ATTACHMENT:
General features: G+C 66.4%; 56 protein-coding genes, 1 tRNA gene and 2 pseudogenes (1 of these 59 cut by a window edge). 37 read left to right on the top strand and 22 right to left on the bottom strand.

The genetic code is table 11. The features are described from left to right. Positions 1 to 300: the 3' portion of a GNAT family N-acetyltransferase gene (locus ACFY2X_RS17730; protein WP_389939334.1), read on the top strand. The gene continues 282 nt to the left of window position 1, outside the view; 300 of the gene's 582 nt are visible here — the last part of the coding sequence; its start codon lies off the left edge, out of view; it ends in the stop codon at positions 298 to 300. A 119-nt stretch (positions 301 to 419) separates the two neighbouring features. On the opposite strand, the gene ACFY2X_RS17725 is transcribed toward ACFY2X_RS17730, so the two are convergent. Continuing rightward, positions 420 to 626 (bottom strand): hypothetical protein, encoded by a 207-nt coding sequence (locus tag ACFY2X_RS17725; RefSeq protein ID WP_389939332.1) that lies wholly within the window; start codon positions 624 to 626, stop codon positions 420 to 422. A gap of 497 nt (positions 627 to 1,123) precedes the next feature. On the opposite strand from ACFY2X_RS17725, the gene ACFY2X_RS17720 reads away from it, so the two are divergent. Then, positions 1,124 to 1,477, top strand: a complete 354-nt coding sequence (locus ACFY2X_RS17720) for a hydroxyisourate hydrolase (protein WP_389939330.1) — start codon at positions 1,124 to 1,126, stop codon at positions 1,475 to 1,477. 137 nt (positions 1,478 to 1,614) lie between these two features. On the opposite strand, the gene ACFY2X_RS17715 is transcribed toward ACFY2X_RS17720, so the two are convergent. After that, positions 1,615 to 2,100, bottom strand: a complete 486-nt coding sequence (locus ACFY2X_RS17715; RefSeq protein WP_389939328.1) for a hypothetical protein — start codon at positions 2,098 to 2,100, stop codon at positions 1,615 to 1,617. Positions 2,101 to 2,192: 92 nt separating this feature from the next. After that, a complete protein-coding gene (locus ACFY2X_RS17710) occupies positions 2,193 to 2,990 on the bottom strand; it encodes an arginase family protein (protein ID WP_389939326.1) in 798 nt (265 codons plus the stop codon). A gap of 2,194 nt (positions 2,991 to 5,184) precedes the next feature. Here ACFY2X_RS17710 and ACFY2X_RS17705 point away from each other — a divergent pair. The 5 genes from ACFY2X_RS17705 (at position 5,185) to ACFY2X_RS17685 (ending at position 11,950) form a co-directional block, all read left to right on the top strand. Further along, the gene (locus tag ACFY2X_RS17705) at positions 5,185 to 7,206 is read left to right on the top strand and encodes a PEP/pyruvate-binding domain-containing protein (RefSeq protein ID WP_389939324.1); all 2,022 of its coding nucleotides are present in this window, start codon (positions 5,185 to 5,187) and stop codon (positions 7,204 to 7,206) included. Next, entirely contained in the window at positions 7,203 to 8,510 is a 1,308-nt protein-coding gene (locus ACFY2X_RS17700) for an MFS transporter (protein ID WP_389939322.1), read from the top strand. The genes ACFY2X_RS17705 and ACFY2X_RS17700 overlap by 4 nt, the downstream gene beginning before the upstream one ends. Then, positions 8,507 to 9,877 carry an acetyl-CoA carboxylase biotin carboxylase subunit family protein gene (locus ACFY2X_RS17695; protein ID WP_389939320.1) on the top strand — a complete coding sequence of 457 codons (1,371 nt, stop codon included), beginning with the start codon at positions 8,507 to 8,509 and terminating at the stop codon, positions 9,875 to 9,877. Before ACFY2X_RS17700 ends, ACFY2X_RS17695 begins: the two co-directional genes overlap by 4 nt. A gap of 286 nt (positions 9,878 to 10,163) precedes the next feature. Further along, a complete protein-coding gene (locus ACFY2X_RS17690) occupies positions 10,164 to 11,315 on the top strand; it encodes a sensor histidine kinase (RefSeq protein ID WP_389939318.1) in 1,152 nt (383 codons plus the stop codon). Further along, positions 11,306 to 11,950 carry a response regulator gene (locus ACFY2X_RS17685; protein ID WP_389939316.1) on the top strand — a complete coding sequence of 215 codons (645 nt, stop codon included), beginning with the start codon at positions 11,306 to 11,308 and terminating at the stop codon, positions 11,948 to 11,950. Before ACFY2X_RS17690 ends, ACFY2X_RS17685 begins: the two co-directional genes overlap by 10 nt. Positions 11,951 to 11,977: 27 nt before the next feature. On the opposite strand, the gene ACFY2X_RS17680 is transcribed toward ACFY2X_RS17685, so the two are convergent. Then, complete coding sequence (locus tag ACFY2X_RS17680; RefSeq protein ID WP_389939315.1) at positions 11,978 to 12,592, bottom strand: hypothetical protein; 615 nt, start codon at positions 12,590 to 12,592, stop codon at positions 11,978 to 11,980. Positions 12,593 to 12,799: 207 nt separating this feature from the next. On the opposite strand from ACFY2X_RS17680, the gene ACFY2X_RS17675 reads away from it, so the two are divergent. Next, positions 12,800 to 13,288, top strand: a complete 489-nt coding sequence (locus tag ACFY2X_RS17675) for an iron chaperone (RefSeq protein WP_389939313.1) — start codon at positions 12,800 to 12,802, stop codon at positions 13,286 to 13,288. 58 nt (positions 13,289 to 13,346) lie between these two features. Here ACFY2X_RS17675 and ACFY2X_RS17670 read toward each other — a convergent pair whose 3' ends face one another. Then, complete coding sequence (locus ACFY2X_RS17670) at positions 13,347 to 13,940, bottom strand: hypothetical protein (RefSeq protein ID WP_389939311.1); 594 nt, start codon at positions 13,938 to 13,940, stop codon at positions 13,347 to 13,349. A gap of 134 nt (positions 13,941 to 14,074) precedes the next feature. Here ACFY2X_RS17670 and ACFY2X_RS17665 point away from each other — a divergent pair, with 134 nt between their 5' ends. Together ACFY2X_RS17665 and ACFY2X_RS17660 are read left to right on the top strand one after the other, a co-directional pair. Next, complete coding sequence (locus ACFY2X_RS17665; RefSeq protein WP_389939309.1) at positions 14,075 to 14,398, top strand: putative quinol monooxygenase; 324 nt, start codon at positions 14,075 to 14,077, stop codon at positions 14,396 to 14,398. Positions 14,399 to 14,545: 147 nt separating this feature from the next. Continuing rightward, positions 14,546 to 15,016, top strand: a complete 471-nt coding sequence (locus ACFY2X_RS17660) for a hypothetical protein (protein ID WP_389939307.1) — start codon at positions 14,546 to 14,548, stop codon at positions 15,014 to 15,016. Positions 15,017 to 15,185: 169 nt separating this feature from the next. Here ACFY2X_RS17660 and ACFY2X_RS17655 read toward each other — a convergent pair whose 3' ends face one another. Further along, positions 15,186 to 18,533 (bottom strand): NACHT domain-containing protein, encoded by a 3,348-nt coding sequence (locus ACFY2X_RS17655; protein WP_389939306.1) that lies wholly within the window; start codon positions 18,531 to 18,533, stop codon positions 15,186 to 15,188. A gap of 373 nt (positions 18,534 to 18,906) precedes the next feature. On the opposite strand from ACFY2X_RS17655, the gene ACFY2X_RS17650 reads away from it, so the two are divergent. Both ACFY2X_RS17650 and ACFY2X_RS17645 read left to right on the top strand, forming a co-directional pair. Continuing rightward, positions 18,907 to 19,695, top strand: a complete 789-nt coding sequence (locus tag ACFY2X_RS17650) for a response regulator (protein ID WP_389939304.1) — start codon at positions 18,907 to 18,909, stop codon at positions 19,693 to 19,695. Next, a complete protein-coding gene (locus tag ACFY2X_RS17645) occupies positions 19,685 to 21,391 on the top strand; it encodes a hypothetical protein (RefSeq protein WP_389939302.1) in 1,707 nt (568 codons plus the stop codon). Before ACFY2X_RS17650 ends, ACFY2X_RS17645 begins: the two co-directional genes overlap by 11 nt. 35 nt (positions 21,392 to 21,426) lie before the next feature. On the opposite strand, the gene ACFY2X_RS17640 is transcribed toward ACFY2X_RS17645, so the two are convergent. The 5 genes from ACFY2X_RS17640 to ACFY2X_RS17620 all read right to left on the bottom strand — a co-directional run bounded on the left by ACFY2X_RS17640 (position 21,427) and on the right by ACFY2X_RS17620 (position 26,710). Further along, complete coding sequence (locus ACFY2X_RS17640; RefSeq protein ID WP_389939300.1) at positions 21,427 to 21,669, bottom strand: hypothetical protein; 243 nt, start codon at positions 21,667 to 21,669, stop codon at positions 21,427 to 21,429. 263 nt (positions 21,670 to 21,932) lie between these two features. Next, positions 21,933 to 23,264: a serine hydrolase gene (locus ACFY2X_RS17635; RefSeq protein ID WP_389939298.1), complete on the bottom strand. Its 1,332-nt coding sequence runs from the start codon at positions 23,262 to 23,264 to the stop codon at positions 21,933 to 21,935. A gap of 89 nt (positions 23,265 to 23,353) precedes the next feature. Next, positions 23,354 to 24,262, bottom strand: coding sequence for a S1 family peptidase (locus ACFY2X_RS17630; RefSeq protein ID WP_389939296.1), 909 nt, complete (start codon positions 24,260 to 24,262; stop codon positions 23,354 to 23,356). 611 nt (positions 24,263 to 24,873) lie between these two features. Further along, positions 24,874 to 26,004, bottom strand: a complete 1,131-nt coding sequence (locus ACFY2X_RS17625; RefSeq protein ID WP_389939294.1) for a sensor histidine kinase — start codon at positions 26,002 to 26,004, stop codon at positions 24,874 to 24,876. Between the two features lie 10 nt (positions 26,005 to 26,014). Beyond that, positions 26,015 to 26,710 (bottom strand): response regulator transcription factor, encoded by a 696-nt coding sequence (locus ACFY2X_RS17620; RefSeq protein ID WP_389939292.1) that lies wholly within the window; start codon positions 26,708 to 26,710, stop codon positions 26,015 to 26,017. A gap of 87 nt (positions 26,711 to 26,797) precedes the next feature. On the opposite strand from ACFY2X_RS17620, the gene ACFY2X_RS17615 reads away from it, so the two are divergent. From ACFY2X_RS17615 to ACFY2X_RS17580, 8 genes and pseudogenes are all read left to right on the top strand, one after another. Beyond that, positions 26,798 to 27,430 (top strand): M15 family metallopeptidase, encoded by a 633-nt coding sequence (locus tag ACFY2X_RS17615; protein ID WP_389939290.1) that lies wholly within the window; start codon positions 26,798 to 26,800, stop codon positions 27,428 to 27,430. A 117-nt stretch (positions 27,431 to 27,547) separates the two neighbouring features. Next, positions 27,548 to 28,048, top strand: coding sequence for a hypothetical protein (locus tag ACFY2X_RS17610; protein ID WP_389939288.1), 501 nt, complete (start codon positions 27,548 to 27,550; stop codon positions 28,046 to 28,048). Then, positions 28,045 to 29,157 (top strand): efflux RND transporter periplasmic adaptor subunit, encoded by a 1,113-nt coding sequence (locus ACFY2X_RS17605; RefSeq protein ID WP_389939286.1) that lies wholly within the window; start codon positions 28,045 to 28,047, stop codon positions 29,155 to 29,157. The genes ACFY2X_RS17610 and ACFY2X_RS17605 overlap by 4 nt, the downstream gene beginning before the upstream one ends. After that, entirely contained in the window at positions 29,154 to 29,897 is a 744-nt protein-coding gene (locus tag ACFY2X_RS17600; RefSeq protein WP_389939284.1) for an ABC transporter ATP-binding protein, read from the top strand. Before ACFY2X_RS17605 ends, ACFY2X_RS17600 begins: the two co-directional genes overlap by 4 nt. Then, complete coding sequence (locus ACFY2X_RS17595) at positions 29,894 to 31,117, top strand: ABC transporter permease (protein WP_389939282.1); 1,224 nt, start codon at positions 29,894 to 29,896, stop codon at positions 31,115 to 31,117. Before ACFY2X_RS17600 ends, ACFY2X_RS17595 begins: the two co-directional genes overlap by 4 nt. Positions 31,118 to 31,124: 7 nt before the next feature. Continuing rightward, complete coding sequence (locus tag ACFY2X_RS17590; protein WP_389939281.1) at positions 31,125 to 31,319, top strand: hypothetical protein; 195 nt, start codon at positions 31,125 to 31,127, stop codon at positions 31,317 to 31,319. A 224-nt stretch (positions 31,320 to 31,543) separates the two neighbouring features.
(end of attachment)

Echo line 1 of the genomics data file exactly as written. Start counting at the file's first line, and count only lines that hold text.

General features: G+C 66.4%; 56 protein-coding genes, 1 tRNA gene and 2 pseudogenes (1 of these 59 cut by a window edge). 37 read left to right on the top strand and 22 right to left on the bottom strand.